Food for Thought: Your relationship may be at risk for eventual divorce. But the pattern of decline early on does not have to continue. Ask yourself: Did we set ourselves up for disappointment with an overly romantic view of marriage? Did we assume it would require little effort to sustain? Did we take each other for granted? Did our disappointment lead to frustration and anger? Will continued bickering erode the love we have left?

A Fine Romance

You have a highly affectionate, loving and harmonious marriage. It may have lost a touch of its initial glow as the mundane realities of marriage have demanded more of your time. But you feel a certain sense of security in the marriage: The relationship's gifts you unwrapped as newlyweds continue to delight.

Food for Thought: You have the makings of a happy, stable marriage. The cohesive partnership you have maintained bodes well for its future. You will not always be happy—all marriages go through rough periods. But your ability to sustain a healthy marriage over the critical first two years suggests that you and your partner operate together like a thermostat in a home—when it's chilly, you identify the source of the draft and eliminate it, and when it's hot, you find ways to circulate cool air.

Mixed Blessings

Your marriage is less enchanting and filled with more conflict and ambivalence than Western society's romantic ideal, but it has changed little over its first two years, losing only a modicum of “good feeling.” It seems to coast along, showing few signs that it will deteriorate further or become deeply distressed.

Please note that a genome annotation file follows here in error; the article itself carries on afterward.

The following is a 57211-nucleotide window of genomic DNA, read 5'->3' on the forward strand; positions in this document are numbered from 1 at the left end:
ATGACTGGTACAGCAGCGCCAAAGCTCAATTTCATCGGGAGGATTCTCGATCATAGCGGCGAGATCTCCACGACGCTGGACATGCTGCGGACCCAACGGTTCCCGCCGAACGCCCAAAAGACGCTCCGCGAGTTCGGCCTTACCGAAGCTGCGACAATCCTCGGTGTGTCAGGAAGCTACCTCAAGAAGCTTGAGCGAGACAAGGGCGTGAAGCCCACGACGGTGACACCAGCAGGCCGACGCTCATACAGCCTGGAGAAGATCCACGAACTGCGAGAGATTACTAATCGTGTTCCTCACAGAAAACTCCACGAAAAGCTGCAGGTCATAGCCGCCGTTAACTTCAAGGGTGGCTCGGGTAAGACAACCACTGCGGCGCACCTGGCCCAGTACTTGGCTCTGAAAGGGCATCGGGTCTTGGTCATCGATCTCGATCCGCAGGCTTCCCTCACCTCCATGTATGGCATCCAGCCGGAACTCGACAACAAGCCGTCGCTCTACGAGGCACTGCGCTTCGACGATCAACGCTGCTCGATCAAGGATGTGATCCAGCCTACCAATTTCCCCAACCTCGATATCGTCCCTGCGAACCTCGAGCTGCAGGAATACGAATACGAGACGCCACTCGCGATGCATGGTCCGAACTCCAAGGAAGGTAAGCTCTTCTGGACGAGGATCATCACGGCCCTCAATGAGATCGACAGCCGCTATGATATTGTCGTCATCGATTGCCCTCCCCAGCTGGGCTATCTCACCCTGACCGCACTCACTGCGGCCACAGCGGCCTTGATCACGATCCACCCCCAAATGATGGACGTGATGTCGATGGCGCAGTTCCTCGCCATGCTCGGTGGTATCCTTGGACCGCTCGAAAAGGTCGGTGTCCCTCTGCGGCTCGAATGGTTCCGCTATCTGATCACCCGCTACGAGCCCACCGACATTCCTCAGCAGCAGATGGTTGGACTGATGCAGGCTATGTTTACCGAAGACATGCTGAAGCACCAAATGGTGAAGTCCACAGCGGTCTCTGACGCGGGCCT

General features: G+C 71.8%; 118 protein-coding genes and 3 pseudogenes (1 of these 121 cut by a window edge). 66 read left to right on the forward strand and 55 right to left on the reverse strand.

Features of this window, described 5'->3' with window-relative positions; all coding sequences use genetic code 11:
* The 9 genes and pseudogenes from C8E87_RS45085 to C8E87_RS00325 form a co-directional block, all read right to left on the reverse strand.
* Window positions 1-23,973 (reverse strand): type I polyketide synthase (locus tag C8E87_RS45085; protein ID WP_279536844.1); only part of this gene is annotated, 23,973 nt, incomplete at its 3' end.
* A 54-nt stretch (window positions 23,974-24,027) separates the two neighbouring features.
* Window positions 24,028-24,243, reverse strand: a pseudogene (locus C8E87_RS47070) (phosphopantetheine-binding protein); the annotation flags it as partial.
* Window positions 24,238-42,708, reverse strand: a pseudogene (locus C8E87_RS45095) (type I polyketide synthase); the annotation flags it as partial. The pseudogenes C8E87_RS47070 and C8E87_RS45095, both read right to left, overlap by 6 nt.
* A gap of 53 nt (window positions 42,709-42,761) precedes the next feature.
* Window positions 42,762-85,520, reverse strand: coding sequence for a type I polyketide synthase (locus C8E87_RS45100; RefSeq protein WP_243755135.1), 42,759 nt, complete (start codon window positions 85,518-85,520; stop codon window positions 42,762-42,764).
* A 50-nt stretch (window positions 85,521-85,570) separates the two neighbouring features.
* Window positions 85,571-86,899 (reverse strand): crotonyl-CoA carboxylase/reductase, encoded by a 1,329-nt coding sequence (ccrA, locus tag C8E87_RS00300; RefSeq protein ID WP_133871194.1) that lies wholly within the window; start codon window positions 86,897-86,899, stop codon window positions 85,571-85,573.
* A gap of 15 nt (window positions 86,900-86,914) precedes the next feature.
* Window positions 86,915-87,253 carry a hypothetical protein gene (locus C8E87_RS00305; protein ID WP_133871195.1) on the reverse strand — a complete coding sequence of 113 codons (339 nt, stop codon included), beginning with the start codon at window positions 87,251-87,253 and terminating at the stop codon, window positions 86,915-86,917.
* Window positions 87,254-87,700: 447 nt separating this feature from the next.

Food for Thought: This relationship may not be the romance you envisioned, but it just might serve you well. Many people in such relationships are content, finding their marriage a reassuringly stable foundation that allows them to devote their attention to career, children or other pursuits. Other people in these relationships are slightly dissatisfied, but stay married because the rewards outweigh the drawbacks. A few people may eventually leave such marriages in search of a “fine romance.”

Disengaging Duo

You and your mate are not overly affectionate and frequently express displeasure with one another. In contrast to those in a marriage of “mixed blessings,” the love you once felt diminished soon after the wedding, and you became more ambivalent about the relationship. You may already have a sense that your relationship is on shaky ground.

Food for Thought: Your relationship may be in immediate trouble. You may have married hoping that problems in the relationship would go away after the wedding, but they didn't. Ask yourself: Did I see our problems coming while we were dating? Did I think they would dissolve with marriage? What kinds of changes would I need to see in my partner in order to be happy? How likely are they to occur? How bad would things have to get before the marriage would no longer be worthwhile?

—Created for Psychology Today by Ted Huston, Ph.D., Shanna Smith, Sylvia Niehuis, Christopher Rasmussen and Paul Miller

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  Updated 2014 October 13